THE SERIES "The Kominsky Method"
WHEN | WHERE Starts streaming Friday on Netflix
WHAT IT'S ABOUT Sandy Kominsky (Michael Douglas in his first starring role in a TV series since "The Streets of San Francisco" in the 1970s) is a former star, now esteemed acting coach who is summoned to the deathbed of Eileen Newlander (Susan Sullivan), wife of his close friend and agent, Norman Newlander (Alan Arkin). She wants Sandy to take care of Norman after she's gone, but prickly Norman isn't the easiest guy to be around while Sandy is thinking about diving back into the dating pool — one date, his student Lisa (Nancy Travis), in particular. Meanwhile, Sandy and Norman both have adult daughters, Mindy Kominsky (Sarah Baker) and Phoebe Newlander (Lisa Edelstein). They couldn't be more unalike. This eight-parter — absent a laugh track — was created by Bethpage native Chuck Lorre ("The Big Bang Theory").
MY SAY Think Michael Douglas and maybe think a legendary actor with a pair of Oscars. Think Chuck Lorre and maybe think a vastly successful sitcom producer who happens to have the most successful one on the air right now. Think both of them together and that's where this thinking exercise breaks down. Each has skills, each a wheelhouse, just not necessarily complementary ones, with "The Kominsky Method" as evidence.
This geriatric male comedy, an ersatz "Sunshine Boys," creaks along with jokes about prostates, fellatio and urination — so many jokes about urination that "The Kominsky Method" leaks as well as creaks. It also defiantly seeks common ground with a whole other era, when guys could be guys and jokes could be jokes, the bluer the better. The spirit of the '70s sporadically heaves into view, sometimes the '60s. "I'm going stag tonight," says Sandy.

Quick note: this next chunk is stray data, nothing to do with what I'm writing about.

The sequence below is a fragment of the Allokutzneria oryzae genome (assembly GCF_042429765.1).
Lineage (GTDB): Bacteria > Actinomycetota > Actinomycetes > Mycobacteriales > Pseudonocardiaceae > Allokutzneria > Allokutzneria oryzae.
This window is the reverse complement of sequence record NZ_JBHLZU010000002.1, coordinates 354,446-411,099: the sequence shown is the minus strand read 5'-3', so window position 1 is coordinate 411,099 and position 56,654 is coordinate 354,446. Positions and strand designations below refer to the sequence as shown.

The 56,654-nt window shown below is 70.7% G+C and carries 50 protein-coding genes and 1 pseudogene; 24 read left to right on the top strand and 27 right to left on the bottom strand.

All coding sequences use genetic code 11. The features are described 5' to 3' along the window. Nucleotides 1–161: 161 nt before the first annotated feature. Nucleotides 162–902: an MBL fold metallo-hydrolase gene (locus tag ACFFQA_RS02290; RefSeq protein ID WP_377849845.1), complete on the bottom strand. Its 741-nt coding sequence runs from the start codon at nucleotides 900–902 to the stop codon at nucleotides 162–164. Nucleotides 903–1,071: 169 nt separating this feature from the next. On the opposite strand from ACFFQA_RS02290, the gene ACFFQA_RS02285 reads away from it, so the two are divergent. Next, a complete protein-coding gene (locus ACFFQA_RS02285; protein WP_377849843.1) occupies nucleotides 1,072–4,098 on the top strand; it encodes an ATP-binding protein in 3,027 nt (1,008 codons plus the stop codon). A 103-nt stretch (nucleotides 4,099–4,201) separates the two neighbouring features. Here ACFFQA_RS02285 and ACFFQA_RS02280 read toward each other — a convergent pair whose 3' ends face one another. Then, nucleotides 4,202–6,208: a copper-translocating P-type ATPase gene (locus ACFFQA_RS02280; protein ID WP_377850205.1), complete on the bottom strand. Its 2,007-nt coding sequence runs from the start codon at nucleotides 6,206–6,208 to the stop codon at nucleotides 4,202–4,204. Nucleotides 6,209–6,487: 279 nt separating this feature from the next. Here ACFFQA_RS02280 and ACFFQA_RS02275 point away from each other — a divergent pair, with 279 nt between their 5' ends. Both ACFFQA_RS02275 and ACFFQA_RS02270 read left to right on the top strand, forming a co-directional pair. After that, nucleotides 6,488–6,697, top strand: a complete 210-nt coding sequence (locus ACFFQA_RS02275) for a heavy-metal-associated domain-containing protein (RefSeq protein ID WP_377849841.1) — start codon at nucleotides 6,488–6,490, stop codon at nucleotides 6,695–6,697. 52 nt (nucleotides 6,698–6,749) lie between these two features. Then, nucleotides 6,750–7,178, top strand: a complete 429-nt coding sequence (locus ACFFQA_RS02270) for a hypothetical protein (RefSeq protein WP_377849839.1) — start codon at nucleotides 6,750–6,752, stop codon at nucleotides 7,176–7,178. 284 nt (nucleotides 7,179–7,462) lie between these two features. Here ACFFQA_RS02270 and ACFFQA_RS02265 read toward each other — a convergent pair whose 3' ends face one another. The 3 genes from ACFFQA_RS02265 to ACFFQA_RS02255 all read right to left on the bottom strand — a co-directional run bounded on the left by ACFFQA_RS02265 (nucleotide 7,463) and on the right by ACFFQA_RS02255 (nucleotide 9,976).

Norman: "Stag?! Who are you, Peter Lawford?" Yes, the '50s are apparently here, too.
Like Netflix bookend "Grace & Frankie," "Kominsky" demands that old people are people too, with their own set of melancholic late-in-life issues. Unlike "G&F," "Kominsky" has an imperious smugness and a love-it-or-leave-it swagger about the matter. When a Barbra Streisand look-alike drag performer sings at Eileen's funeral, Norman says, "That's a man!" Sandy shrugs: "It's what we could get." There should be pleasure in seeing a pair of legends like this together. Jokes like this tend to scuttle that promise with brutal haste.
Because "Kominsky" is so blue and so tin-eared, when it tries to draw close to anything resembling real human emotion, it emotionally founders then sinks without a trace. After Norman offers a cri de coeur about the pain of being human in front of Sandy's class, the students applaud.
Right: Clap, clap.
BOTTOM LINE Creaky and leaky.